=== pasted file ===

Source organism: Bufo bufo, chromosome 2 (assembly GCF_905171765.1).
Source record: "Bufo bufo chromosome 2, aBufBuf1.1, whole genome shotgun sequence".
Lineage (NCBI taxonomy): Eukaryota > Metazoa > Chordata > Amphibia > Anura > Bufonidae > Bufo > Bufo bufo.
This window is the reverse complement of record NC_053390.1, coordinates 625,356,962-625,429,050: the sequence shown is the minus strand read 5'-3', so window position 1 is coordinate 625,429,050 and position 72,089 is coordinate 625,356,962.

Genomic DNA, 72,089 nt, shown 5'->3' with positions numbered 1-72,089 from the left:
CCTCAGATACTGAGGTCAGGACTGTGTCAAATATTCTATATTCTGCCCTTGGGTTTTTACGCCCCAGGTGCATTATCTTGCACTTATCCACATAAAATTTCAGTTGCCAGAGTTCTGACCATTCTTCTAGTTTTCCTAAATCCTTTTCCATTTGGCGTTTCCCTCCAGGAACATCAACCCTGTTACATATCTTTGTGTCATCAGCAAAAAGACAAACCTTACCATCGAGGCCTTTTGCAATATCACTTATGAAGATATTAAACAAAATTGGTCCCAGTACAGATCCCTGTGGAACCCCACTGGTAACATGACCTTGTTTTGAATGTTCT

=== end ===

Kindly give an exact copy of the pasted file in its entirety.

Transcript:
Source organism: Bufo bufo, chromosome 2 (assembly GCF_905171765.1).
Source record: "Bufo bufo chromosome 2, aBufBuf1.1, whole genome shotgun sequence".
Lineage (NCBI taxonomy): Eukaryota > Metazoa > Chordata > Amphibia > Anura > Bufonidae > Bufo > Bufo bufo.
This window is the reverse complement of record NC_053390.1, coordinates 625,356,962-625,429,050: the sequence shown is the minus strand read 5'-3', so window position 1 is coordinate 625,429,050 and position 72,089 is coordinate 625,356,962.

Genomic DNA, 72,089 nt, shown 5'->3' with positions numbered 1-72,089 from the left:
CCTCAGATACTGAGGTCAGGACTGTGTCAAATATTCTATATTCTGCCCTTGGGTTTTTACGCCCCAGGTGCATTATCTTGCACTTATCCACATAAAATTTCAGTTGCCAGAGTTCTGACCATTCTTCTAGTTTTCCTAAATCCTTTTCCATTTGGCGTTTCCCTCCAGGAACATCAACCCTGTTACATATCTTTGTGTCATCAGCAAAAAGACAAACCTTACCATCGAGGCCTTTTGCAATATCACTTATGAAGATATTAAACAAAATTGGTCCCAGTACAGATCCCTGTGGAACCCCACTGGTAACATGACCTTGTTTTGAATGTTCT